With the ability to carry out punishments for school rule violations, deans are some of the most powerful figures in the school. Does Judiciary, the student-faculty branch of student government, have the right to question their decisions?
This question arose after a student complained to Judiciary that they thought their rights were being violated by the deans. Over the last few years, the Judiciary has been trying to define their role in the school community.
According to social studies teacher and faculty liaison to legislature, Judiciary and student council Jennifer Martin, the Judiciary’s primary responsibility is to review student complaints.
“For example, a kid gets assigned homework when there was not supposed to be homework, like a religious holiday,” Martin said, “So, they would go to judiciary and they would say like ‘This wasn’t fair, this was a violation of my rights.’”
The student-dean complaint forced the judiciary to consider their role in student government.
“ raised all of these questions among the administration to whether or not Judiciary can even comment on something that happens, or what a dean says,” Martin said.
Senior Evan Lindeman, a member of Judiciary, believes that deans do not want Judiciary involvement in disciplinary issues.
“Generally, the deans did not like us doing things with disciplinary action,” Lindeman said. “They like to keep that in their domain.”
Dean of Students Lisa Redding explained that the current process for disciplinary issues does not involve the Judiciary.
“If I’m going to suspend a student, could possibly appeal the suspension,” Redding said. “That does not go to Judiciary. That goes to the head of school. That goes to the principal.”
Redding also said that she does not know where Judiciary should participate because a lot of the information that is discussed in disciplinary issues is confidential.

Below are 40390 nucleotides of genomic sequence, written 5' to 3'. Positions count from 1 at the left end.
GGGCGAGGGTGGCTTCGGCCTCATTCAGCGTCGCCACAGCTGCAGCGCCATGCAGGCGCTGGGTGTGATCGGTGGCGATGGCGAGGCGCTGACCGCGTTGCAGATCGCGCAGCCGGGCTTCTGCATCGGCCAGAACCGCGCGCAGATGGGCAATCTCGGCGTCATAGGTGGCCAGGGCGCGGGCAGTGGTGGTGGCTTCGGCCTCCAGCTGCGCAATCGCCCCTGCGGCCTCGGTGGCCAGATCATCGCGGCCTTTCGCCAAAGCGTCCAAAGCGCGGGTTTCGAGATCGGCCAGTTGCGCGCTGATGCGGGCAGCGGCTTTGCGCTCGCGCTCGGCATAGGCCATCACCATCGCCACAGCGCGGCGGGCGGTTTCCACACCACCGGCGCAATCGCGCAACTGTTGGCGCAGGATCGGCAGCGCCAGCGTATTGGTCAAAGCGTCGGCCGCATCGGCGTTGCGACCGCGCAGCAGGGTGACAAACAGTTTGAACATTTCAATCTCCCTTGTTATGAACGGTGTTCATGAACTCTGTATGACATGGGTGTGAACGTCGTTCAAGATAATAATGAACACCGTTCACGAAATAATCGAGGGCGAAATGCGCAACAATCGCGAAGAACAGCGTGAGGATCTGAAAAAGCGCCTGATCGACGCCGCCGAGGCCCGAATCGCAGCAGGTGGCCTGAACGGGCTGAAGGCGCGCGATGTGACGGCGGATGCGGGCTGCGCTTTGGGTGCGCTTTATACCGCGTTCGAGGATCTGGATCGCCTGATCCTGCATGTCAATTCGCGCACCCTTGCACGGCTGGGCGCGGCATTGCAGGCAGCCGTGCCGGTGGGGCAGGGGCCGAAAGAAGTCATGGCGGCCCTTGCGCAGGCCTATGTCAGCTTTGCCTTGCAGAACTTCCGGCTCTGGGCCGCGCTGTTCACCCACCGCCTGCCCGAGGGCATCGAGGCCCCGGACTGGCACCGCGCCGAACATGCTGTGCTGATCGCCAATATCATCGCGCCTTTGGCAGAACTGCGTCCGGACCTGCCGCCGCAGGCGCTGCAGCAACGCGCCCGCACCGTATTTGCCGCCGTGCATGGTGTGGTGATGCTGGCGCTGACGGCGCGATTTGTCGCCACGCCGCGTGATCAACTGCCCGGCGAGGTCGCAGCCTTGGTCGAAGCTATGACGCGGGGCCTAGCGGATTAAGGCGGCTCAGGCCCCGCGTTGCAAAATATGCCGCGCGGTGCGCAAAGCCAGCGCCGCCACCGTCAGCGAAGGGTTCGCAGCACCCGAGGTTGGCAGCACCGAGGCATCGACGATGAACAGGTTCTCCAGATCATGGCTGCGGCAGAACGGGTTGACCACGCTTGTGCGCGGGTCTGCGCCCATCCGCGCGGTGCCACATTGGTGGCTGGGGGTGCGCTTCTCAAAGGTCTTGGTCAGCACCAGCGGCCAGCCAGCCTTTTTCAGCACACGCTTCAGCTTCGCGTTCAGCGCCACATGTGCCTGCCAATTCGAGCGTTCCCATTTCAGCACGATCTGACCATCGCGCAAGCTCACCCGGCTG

“We don’t tell other students what a student’s consequences are, or other adults. And the appeal would go to my boss,” Redding said. “So I don’t know where Judiciary fits in.”
Lindeman believes that the Judiciary can benefit students as they navigate through getting assistance from different branches of student government.
“For disciplinary issues, I believe that we could help, especially to guide students through the process of appealing or getting recourse through the appropriate channels in the schools,” Lindeman said.
As a way to clear up the confusion about their part in disciplinary action, Judiciary is trying to make changes to the constitution, or even make a completely new one, according to Martin.
“My hope is that we might revise the role of Judiciary this year and try to do a constitutional amendment,” Martin said.
Martin said that in order to change the constitution, the entire school has to vote.
“Two-thirds of the student body and two-thirds of the faculty body must vote affirmative to amend the constitution,” Martin said.
According to social studies teacher and member of Judiciary Jennifer Grubb, the changes to the constitution would not be added for a while.
“We are still in that investigative phase,” Grubb said. “I think we could only make a potential recommendation. We obviously do not have the power to change it.”
Although the discussion is ongoing, Redding says both the deans and Judiciary are trying to help Judiciary figure out their role and make people aware of it.
“Maybe we can work together on a bill that does go to legislature,” Redding said. “It would be nice to have clarity on what Judiciary can do and let everyone know about it.”